Friday, February 26, 2016

Slow Stitching

I arrived home from New Zealand the day before yesterday, and along with unpacking and doing the laundry, I had the task of going through all the mail that had arrived in my absence. In amongst all the  bills and bank statements and other less-than-exciting mail was the Spring 2016 issue of Canadian Quilter. Marcy Horswill, who is now the editor of the magazine and also a good friend, had watched me working on my Traveller's Blanket and had suggested that I might like to write an article on Slow Stitching for this publication, which I was happy to do. 
I turned to page 42 and there it was, including some photos of recent work that has included hand-stitching. I must say that it's always a bit of a rush to see one's work and words in print, and I quickly read through the article to see if I'd managed to say what I'd wanted to say. As is often the case, I recognized that I could have improved on a thing or two, or possibly added to the content, but overall this reelection on the joys and merits of working more slowly, more intentionally, and thus connecting better with both the process and the materials used in handwork still holds true for me.
A couple of weeks after I'd submitted the article, I came across a review of this new book - "Slow Stitch", by Claire Wellesely Smith. I had ordered it from Amazon (oh how I love to get books in the mail!), and so it was waiting for me too, and yesterday I began to read it. In it, Claire says:
     "I see a slow approach as a celebration of process, work that has reflection at its heart and skill that takes time to learn. By slowing down my own textile practice, I have developed a deeper emotional commitment to it, to the themes I am exploring, and to the processes I use."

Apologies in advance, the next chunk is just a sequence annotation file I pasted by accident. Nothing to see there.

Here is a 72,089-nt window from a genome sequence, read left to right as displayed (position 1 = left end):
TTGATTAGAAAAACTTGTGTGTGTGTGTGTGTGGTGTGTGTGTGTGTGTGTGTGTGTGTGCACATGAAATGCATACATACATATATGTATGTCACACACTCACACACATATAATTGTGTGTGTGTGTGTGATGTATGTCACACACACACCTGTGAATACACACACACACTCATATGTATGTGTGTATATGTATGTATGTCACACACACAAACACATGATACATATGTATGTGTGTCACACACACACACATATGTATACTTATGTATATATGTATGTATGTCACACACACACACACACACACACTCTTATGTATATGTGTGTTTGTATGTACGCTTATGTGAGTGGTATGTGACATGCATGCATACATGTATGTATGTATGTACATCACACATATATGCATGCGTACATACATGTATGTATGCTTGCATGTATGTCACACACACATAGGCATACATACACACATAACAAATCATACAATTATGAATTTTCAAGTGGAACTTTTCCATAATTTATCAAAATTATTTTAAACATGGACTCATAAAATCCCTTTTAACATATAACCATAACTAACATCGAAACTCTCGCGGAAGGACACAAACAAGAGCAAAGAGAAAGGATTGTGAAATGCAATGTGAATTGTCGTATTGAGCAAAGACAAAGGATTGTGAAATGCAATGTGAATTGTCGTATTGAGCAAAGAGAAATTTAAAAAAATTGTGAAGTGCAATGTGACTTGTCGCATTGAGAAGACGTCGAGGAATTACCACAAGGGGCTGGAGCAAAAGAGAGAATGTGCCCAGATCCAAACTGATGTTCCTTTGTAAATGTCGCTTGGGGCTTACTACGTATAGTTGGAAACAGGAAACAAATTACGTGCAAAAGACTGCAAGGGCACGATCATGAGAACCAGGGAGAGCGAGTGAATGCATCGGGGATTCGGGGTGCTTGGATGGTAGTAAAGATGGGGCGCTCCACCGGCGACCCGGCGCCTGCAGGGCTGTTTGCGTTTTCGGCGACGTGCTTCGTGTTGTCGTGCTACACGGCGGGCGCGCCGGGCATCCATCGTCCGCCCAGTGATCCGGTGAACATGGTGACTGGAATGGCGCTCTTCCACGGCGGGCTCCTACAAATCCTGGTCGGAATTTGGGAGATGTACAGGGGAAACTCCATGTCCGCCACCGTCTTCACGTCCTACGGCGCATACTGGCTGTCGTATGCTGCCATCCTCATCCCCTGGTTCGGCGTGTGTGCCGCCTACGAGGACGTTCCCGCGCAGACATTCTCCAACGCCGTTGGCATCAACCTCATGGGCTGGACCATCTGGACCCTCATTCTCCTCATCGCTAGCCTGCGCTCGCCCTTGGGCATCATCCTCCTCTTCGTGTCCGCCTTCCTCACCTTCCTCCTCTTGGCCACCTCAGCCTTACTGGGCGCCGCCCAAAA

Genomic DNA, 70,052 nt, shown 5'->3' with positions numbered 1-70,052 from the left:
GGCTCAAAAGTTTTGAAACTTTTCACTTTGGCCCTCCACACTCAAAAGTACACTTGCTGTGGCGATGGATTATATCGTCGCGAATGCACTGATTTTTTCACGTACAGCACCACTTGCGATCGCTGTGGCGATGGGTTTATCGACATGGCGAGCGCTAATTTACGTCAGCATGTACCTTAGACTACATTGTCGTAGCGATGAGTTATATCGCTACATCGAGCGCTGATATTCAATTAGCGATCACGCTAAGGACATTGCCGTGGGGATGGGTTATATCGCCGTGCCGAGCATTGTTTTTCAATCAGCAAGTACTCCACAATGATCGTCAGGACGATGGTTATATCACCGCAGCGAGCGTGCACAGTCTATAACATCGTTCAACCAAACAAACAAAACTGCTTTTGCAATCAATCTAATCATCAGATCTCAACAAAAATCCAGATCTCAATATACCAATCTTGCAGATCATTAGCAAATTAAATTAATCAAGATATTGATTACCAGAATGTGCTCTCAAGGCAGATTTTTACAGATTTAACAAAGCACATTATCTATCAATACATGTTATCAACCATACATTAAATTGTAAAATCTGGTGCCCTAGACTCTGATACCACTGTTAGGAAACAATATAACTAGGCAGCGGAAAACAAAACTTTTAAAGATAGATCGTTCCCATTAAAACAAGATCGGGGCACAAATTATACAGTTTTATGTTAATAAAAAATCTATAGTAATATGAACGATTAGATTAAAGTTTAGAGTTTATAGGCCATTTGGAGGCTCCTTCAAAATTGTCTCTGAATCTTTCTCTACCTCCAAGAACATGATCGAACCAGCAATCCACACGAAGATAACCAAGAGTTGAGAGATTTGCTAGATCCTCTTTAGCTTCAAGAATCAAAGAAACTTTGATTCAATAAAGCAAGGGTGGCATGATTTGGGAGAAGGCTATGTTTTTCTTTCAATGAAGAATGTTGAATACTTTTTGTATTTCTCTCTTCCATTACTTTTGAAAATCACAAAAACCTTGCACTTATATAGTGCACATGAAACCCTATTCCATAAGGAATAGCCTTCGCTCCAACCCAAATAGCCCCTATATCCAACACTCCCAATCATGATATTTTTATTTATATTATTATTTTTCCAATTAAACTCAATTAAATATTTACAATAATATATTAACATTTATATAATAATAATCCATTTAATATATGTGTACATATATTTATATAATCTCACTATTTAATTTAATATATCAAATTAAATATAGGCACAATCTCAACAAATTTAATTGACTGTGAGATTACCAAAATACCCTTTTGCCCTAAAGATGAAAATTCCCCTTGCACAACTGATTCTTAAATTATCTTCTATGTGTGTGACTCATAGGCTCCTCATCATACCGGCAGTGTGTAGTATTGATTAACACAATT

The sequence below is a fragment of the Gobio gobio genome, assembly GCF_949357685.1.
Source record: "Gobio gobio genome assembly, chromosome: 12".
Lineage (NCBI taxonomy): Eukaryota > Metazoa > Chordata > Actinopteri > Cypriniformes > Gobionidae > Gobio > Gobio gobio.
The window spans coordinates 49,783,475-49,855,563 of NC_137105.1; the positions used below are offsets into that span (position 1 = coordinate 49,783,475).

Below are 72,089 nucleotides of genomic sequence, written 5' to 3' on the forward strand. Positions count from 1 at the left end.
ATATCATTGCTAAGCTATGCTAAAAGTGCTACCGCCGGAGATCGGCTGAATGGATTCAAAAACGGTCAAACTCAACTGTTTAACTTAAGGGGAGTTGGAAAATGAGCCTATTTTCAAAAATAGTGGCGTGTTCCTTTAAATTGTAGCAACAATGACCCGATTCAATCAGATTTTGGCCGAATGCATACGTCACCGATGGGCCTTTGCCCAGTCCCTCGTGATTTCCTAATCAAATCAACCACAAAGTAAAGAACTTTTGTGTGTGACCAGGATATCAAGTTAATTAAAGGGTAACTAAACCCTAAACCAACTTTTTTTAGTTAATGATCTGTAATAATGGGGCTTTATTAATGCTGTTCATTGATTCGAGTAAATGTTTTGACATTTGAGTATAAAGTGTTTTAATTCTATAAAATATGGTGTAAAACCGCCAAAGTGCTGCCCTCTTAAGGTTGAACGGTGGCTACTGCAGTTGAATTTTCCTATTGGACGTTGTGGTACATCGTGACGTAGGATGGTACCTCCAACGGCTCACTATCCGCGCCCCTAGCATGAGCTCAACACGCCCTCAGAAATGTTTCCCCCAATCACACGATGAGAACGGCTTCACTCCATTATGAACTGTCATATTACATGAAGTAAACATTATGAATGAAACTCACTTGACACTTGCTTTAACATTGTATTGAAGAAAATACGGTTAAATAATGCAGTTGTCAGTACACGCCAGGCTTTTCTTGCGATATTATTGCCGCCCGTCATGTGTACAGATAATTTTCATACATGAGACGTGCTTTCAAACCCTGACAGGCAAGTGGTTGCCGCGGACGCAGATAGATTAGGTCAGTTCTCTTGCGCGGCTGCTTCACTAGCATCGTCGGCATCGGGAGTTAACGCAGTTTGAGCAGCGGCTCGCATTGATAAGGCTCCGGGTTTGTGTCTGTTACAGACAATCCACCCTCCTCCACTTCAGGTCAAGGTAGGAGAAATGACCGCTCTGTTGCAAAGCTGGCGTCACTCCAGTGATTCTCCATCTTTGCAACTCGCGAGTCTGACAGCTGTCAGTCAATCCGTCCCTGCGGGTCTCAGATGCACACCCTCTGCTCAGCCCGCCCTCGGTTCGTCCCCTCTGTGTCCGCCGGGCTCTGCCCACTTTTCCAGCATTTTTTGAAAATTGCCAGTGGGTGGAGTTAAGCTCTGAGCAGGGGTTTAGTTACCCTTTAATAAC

So well said, and in a volume that's lavishly illustrated with both her own work and the work of other artists, I would highly recommend it to anyone who wants to learn more about this way of working.
Many of those who quilt and stitch are also knitters, and so you will appreciate the third "welcome home" surprise I received - a hand-knitted scarf made for me by my friend Trudy. Knitting has the same sorts of rhythm to it as slow stitching .- the same sort of meditative quality and intentionality. There's something about working with your hands that cannot be replicated by any machine. I so appreciate the colours in this scarf, as well as the work and the thought that went into it. Not to mention that it's keeping me warm as I adjust to late winter/early spring after two months of summer. So all in all, it's been a great time of home-coming. I will miss our New Zealand family, but will hopefully be able to return again next year. In the meantime, it's time to pick up my stitching . . .

Wednesday, February 17, 2016

Looking Back

Some years ago, I heard someone suggest the value of taking the time to look back over your work, from time to time, to identify those pieces you've made, and to see which work stands the test of time and still rings true to yourself. This last week, after receiving a request from the Australian publication Patchwork and Stitching, for them to feature me in their magazine, I did just that.
The Red Door 
The photographs they chose to include in the article were selected from my website, and included some old favourites, as well as some newer pieces. There will be more in the issue than I can include here, but seeing their selections, and then thinking of those pieces I would have included but they did not include, gave me the opportunity to review my work over the last twenty years or so.
No Worries